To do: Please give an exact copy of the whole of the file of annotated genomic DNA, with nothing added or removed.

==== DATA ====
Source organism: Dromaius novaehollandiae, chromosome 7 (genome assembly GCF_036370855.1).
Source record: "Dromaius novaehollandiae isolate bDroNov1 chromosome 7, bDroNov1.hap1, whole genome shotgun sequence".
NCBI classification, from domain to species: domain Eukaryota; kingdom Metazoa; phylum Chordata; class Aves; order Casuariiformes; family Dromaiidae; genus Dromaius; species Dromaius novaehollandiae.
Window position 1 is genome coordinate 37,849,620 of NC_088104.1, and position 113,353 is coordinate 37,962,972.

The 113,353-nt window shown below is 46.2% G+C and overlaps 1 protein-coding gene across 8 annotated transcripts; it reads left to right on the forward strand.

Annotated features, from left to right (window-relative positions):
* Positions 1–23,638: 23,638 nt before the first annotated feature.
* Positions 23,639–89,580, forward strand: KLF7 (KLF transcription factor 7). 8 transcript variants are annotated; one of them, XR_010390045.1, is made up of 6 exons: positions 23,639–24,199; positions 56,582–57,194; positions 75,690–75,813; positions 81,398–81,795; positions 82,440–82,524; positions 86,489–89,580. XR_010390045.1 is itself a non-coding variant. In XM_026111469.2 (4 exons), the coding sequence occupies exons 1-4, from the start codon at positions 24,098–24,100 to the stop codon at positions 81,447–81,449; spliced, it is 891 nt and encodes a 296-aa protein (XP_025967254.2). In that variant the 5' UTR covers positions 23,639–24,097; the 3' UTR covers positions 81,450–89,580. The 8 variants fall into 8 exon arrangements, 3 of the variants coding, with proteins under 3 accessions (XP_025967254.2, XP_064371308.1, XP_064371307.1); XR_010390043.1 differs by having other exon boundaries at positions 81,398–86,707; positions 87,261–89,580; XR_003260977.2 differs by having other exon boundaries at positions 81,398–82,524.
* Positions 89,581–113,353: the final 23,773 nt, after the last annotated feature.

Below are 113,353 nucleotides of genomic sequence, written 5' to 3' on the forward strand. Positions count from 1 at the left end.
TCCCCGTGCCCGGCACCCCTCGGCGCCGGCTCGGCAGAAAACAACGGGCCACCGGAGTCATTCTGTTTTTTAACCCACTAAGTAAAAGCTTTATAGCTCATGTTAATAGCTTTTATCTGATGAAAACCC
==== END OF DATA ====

Source organism: Dromaius novaehollandiae, chromosome 7 (genome assembly GCF_036370855.1).
Source record: "Dromaius novaehollandiae isolate bDroNov1 chromosome 7, bDroNov1.hap1, whole genome shotgun sequence".
NCBI classification, from domain to species: domain Eukaryota; kingdom Metazoa; phylum Chordata; class Aves; order Casuariiformes; family Dromaiidae; genus Dromaius; species Dromaius novaehollandiae.
Window position 1 is genome coordinate 37,849,620 of NC_088104.1, and position 113,353 is coordinate 37,962,972.

The 113,353-nt window shown below is 46.2% G+C and overlaps 1 protein-coding gene across 8 annotated transcripts; it reads left to right on the forward strand.

Annotated features, from left to right (window-relative positions):
* Positions 1–23,638: 23,638 nt before the first annotated feature.
* Positions 23,639–89,580, forward strand: KLF7 (KLF transcription factor 7). 8 transcript variants are annotated; one of them, XR_010390045.1, is made up of 6 exons: positions 23,639–24,199; positions 56,582–57,194; positions 75,690–75,813; positions 81,398–81,795; positions 82,440–82,524; positions 86,489–89,580. XR_010390045.1 is itself a non-coding variant. In XM_026111469.2 (4 exons), the coding sequence occupies exons 1-4, from the start codon at positions 24,098–24,100 to the stop codon at positions 81,447–81,449; spliced, it is 891 nt and encodes a 296-aa protein (XP_025967254.2). In that variant the 5' UTR covers positions 23,639–24,097; the 3' UTR covers positions 81,450–89,580. The 8 variants fall into 8 exon arrangements, 3 of the variants coding, with proteins under 3 accessions (XP_025967254.2, XP_064371308.1, XP_064371307.1); XR_010390043.1 differs by having other exon boundaries at positions 81,398–86,707; positions 87,261–89,580; XR_003260977.2 differs by having other exon boundaries at positions 81,398–82,524.
* Positions 89,581–113,353: the final 23,773 nt, after the last annotated feature.

Below are 113,353 nucleotides of genomic sequence, written 5' to 3' on the forward strand. Positions count from 1 at the left end.
TCCCCGTGCCCGGCACCCCTCGGCGCCGGCTCGGCAGAAAACAACGGGCCACCGGAGTCATTCTGTTTTTTAACCCACTAAGTAAAAGCTTTATAGCTCATGTTAATAGCTTTTATCTGATGAAAACCC